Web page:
'Extraordinary' Chinese lacquer dish on sale at Sotheby's London auction

By BO LEUNG | China Daily UK | Updated: 2017-05-08 17:47

A "magnificent and extremely rare large carved cinnabar lacquer dish" is expected to grab attention at an upcoming Sotheby's auction in London.

'Extraordinary' Chinese lacquer dish on sale at Sotheby's London auction

Sotheby's is set to auction this large carved cinnabar lacquer dish.  

The late Yuan Dynasty (1271-1368) to early Ming Dynasty (1368-1644) dish is likely to sell for between 400,000 and 600,000 pounds ($520,000 to$780,000) when it goes under the hammer at the auction house's Important Chinese Art sale on Wednesday.

Sotheby's described the dish as one of"the finest examples from the period when lacquer carving in China experienced its absolute peak" and noted that lacquer dishes of this size - 44.5 cm in diameter - are "incredibly rare".

Robert Bradlow, Sotheby's head of Chinese works of art, said: "A lacquer dish of this size doesn't really come up at auction. Sotheby's sold one in Paris two or three years ago and it was much smaller."

Lacquerware from this period is more rare than similar age porcelain.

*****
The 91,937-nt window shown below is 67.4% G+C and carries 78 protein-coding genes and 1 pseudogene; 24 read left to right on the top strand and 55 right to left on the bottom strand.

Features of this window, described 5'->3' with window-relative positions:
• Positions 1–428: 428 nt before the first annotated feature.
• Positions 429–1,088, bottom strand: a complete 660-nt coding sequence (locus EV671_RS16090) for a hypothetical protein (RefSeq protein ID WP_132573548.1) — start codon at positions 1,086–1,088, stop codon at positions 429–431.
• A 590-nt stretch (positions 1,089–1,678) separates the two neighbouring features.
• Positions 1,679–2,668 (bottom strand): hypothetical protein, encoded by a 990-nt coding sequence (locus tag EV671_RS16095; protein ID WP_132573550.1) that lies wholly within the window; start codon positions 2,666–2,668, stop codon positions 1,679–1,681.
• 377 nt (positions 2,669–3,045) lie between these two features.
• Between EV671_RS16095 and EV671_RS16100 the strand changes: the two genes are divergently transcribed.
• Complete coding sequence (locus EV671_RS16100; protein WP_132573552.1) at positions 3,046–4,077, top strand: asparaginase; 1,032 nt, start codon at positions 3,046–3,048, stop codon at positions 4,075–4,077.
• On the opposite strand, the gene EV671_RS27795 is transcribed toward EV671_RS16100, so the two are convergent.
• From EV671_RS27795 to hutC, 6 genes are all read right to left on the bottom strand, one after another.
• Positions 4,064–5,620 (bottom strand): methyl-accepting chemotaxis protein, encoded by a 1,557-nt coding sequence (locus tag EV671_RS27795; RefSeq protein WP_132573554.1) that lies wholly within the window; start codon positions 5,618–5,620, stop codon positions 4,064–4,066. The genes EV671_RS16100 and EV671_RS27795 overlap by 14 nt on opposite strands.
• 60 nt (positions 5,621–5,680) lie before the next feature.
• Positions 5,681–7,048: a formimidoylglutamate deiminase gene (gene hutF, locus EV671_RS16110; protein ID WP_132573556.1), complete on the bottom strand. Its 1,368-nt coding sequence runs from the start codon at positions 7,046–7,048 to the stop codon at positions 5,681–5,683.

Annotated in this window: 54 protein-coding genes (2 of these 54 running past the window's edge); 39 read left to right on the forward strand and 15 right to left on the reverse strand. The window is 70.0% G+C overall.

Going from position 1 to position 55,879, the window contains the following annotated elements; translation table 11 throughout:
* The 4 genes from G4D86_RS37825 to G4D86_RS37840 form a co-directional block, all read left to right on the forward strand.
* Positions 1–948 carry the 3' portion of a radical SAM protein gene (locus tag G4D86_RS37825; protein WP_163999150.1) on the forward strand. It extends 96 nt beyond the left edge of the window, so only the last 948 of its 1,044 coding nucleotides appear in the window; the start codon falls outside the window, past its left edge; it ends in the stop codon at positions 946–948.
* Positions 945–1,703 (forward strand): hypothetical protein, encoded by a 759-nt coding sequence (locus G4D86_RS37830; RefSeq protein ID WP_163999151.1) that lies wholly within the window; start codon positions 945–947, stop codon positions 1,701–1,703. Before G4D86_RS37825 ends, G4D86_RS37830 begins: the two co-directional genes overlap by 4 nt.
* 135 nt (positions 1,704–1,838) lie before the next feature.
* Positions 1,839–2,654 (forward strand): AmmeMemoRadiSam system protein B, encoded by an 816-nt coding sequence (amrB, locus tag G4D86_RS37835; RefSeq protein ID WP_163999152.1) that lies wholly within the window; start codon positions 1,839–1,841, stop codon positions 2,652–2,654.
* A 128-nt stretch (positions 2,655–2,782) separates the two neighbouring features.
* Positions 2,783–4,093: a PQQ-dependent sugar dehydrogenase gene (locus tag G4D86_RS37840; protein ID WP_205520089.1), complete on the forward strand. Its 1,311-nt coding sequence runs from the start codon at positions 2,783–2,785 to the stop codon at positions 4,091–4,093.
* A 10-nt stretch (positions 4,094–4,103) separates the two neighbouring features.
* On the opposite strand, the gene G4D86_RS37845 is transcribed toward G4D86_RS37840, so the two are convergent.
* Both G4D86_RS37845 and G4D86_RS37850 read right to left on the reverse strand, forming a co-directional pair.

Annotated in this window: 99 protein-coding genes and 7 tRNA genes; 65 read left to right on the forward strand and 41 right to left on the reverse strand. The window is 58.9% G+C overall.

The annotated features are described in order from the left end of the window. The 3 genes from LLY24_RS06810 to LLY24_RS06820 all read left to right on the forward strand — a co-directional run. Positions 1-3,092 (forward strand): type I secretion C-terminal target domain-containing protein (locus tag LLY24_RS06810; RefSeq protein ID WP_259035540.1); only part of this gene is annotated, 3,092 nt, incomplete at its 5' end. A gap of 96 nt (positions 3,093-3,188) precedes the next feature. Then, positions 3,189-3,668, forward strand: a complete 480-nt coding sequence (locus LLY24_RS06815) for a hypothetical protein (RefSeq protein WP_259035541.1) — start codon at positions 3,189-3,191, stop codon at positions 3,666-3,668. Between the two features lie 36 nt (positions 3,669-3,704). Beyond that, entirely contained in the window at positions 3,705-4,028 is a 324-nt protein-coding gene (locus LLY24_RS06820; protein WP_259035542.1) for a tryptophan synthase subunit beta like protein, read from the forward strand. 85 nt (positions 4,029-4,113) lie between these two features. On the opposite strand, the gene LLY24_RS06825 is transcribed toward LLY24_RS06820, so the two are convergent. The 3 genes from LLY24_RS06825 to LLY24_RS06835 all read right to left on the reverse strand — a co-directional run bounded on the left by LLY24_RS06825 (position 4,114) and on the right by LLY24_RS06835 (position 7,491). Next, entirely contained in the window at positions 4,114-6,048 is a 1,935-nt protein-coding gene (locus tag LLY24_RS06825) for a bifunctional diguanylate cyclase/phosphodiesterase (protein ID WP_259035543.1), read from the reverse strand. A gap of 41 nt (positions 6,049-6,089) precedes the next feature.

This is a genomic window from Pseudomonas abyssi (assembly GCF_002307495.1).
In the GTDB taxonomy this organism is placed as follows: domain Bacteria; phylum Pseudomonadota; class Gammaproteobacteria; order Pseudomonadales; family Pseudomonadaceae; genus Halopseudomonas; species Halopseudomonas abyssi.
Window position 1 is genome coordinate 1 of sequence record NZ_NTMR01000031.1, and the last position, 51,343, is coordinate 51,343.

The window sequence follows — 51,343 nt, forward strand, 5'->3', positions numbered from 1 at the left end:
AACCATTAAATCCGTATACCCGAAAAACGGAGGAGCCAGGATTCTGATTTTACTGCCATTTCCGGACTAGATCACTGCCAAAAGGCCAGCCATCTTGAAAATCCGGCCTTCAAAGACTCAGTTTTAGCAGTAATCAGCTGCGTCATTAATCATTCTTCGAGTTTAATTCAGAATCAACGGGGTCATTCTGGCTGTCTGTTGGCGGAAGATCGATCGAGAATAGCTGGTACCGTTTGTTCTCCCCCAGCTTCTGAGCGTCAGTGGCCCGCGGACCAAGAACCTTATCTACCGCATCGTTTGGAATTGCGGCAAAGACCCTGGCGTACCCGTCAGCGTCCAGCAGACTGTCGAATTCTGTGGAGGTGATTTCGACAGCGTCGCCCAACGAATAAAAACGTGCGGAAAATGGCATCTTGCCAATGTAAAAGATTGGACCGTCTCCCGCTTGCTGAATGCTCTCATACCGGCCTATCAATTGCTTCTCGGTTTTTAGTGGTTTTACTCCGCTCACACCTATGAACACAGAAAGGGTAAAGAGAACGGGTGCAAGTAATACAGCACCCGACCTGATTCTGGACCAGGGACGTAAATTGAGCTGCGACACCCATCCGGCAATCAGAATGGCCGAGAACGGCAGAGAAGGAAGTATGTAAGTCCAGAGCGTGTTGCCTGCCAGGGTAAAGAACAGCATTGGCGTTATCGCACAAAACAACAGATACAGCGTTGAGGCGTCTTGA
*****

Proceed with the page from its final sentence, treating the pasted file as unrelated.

"The quality of carving is just fantastic," Bradlow said."It is built layer by layer, so it is a very slow and laborious process but, with the quality in the carving and the detail, you can almost imagine these various flowers fluttering in the wind."

Unlike ceramics, which were made in an industrial process, Bradlow said the dish would have been made by an individual craftsman.

The signature of the craftsman, Zheng Cheng, is inscribed under the base of the dish.

Other pieces that may appeal to collectors of Ming Dynasty art at the auction include a pair of imperial yellow-glazed dishes, that were likely made around the time of the Ming Dynasty emperor Zhengde (1505-1521). They are likely to sell for between 50,000 pounds and 70,000 pounds. A copper-red dish from the time of Emperor Xuande, who reigned from 1426-1435, is expected to sell for between 300,000 and 400,000 pounds.

Bradlow said:"There aren't many examples of a dish in this under-glaze red; one was sold in a collection in Hong Kong, so I'm optimistic this will sell very well."

And a number of animals, birds and sea creatures carved and modeled from a variety of materials, including jade and bronze, will be auctioned at Sotheby's Menagerie, the sale of an English private collection of Chinese animal carvings.

It will include a white jade carving of "two boys clambering playfully on an elephant to symbolize happiness and good fortune", which was dated to the Qing Dynasty (1644-1911).


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